6 reasons to grow grapes in your backyard

Once your grapevines (and your trellis) is well established, grape growing is so simple – let them multiply and spread almost all by themselves! A bit of selective pruning never hurts the vines, or the fruit.

If you dream of harvesting your own bunches of sun-warmed and ripened juicy grapes, why wait with planting your own?

Wherever you are in the world, there is a great chance that some variety of grape will grow. Choose from the following popular varieties or invest in an heirloom variety to save for future generations:

  • Concord
  • Pinot Noir
  • Valiant
  • Sweet Jubilee
  • Crimson seedless
  • Riesling
  • Fry Muscadine

Read this guide of 15 Types of Grapes To Know, Eat And Drink for more information on choosing the best grape variety for you and your homestead.

1. Pick grapes at their peak ripeness

We all love bunches of perfectly formed grapes, but truth be told, fresh from the vine is best.

If you have plenty of sunshine, well-draining soil and know how to prune grape vines and leaves to aid in summer air circulation, that’s all you really need. Find a grape variety that is hardy in your climate and you will be set with grapes for life.

Just think of all the grape jam, juice, jelly and raisins that you could make at home. Of course, don’t forget about the grape leaves for stuffing and pickling.

2. Abundance in a small space

If you have a small yard or garden, grapes are a perfect crop of choice if you also want to sit in their shade (imagine a nicely covered pergola with table and chairs underneath, filtered light and good company with a glass of lemonade or wine…).

It only takes a few mature vines to produce a generous amount of fruit. One grapevine can offer 20 pounds of grapes in average, each harvest season.

3. Longevity

We mentioned above that grapevines can live to 50 years and more – did you know they can still be producing at that age?! Grapes are more than just a pretty plant, they are also food for thought and contemplation. It also turns out that they have quite a return on investment.

If you are patient and loving, your vines will be producing for decades to come.

4. Drought-tolerant and beautiful too!

Grapevines have a deep tap root which helps them to thrive in hot, sunny locations. If your local climate has extended periods of rainless days, and you just happen to like eating grapes, then this may be the perfect perennial for you.

When you are seeking refuge from the blistering sun, a leaf canopy of dense grape leaves will provide the most spectacular shelter.

5. Grapes attract beneficial insects

Not only will your grapevines be buzzing with bees, they will attract a whole suite of beneficial insects ranging from lacewings to lady beetles.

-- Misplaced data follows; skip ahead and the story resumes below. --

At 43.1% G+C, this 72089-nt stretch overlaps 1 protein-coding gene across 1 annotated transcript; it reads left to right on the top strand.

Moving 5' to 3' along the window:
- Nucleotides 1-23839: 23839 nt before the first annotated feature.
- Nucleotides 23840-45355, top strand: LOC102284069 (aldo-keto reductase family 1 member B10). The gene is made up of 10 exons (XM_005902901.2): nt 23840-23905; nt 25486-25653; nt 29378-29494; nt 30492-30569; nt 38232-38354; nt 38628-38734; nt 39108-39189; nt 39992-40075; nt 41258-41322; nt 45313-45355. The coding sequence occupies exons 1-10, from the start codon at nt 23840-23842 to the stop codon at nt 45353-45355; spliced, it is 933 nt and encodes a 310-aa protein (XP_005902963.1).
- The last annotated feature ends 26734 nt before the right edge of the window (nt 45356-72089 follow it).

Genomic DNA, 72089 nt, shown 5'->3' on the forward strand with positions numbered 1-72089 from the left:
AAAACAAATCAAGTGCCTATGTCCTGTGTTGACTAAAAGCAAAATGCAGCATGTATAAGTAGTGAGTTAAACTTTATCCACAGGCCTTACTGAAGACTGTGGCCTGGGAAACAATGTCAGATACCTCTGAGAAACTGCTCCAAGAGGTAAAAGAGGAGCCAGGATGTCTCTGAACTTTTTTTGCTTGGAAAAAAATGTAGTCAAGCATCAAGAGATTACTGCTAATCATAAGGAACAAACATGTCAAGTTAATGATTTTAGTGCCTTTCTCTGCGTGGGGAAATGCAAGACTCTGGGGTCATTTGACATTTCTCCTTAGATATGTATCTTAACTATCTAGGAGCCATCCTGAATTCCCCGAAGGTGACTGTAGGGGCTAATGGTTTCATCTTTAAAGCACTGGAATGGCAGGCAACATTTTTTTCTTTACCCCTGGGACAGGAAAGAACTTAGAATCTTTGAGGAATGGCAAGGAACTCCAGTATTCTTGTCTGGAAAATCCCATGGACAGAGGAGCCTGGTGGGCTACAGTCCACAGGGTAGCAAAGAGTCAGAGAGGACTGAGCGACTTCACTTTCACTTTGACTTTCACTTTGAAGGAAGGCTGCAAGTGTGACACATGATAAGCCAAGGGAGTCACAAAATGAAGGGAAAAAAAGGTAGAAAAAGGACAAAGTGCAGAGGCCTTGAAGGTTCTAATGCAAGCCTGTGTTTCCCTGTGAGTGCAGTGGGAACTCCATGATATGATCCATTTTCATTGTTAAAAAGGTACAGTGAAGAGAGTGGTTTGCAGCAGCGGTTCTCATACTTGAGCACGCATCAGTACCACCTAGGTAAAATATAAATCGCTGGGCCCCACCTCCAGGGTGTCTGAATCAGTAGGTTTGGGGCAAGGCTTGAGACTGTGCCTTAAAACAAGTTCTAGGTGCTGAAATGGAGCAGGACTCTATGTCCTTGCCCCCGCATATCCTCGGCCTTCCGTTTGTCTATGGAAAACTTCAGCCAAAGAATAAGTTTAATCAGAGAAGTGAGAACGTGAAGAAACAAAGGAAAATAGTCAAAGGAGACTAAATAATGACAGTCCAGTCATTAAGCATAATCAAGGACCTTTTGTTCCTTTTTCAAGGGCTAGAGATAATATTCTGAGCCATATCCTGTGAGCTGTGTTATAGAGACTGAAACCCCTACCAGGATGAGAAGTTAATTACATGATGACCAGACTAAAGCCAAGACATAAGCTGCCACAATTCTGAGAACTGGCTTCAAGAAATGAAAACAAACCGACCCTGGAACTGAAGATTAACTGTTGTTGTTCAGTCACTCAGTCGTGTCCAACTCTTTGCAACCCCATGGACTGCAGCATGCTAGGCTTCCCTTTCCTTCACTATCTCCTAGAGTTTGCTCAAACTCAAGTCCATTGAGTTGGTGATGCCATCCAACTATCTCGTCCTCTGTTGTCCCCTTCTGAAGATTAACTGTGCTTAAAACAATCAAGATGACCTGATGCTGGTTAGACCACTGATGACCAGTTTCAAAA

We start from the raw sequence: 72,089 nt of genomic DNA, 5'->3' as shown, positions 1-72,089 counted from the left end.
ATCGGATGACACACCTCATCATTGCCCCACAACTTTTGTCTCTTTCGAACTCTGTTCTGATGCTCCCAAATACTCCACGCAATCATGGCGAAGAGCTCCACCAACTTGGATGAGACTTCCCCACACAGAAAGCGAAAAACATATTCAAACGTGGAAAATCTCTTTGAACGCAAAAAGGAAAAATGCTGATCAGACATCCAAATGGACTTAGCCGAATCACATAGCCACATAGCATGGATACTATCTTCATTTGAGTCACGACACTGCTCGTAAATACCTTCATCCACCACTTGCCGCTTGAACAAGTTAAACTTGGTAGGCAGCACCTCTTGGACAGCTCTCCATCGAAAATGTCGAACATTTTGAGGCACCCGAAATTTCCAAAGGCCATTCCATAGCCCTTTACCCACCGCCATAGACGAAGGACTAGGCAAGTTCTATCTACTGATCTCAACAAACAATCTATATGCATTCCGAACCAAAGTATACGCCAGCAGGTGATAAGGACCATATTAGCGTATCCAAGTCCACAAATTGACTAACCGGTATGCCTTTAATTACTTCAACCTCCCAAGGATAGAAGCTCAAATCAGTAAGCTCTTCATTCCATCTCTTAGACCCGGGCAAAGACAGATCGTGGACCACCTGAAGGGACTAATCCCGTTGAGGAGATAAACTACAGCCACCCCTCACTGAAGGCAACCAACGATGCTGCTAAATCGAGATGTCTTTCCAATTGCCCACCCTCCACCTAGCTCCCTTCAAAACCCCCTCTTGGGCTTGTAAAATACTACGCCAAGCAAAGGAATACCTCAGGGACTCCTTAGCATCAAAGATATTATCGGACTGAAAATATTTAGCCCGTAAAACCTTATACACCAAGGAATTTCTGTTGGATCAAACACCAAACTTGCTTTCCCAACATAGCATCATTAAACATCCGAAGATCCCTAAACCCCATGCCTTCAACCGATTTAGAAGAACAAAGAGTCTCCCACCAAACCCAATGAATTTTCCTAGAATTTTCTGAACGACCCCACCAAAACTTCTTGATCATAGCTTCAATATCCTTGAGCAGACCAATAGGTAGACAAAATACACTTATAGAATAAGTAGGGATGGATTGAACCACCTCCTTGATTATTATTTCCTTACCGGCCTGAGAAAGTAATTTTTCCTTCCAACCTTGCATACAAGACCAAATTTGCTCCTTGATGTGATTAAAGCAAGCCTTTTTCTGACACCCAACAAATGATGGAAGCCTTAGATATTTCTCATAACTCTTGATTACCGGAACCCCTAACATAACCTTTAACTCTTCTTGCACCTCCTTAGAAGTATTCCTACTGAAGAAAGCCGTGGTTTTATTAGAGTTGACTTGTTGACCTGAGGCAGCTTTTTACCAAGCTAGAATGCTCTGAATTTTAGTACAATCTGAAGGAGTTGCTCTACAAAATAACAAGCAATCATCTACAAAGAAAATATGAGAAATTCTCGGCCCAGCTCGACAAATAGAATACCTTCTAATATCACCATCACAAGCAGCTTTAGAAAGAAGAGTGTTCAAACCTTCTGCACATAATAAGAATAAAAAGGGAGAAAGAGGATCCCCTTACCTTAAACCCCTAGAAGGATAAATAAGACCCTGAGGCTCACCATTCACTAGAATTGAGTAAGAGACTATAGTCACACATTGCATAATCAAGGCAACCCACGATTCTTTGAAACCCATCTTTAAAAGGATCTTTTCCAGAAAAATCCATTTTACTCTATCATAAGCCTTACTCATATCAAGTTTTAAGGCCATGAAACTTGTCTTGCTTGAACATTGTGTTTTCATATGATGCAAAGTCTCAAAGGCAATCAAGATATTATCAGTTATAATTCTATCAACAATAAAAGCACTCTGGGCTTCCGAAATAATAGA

If you allow yarrow, Queen Anne’s lace, dill or fennel to blossom nearby, you will entice parasitic wasps to fly by too.

6. Benefits inside and out

Grapes are an excellent source of vitamins A, C, B6 and folate. They also contain essential minerals such as iron, calcium and potassium, making them one tasty bunch of natural vitamins.

Don’t forget about the phytonutrients (resveratrol) and the fact that they spruce up the landscape in all seasons. Autumn is the winner in terms of color and contrast, though the vines in winter provide a stark contrast to white snow.

No matter what the season, grapevines are a pleasure to have in the garden.

Now only if harvest time came a little faster!

Read Next: How To Summer Prune Your Grape Vines

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Cheryl Magyar

Well, hello, szia and bună ziua!

My name is Cheryl Magyar and I am a homesteader, organic no-dig gardener and preserver of fruits, vegetables, herbs and life in general. I'm also a forager and a rewilder, rewilding myself and our land in Breb, Romania, along with my husband and our teenage daughter.

Since 2001 I have been living a simple life, going on 15+ years without running water inside our home, heating with firewood cut with a two-wo/man crosscut saw and enjoying the quiet solitude of the countryside where haystacks outnumber the people.

What you wouldn't guess about me, is that I was born and raised in a suburb of Chicago. If I can do this, you can too! It's a life you get to choose, so choose wisely. Because I know you're curious, I've spent 8 years homesteading (raising mangalica pigs, goats and ducks) and gardening on our tanya in Ópusztaszer, Hungary. This lifestyle is going on 8 years in Romania. I wouldn't change it for the world.

To discover more about me, and about us:

you can follow on Instagram
read into our website at Forest Creek Meadows
stop by for a visit and/or a (re)workshop
or shop our growing Etsy store Earth Gratitude Studio

Hope to see you around!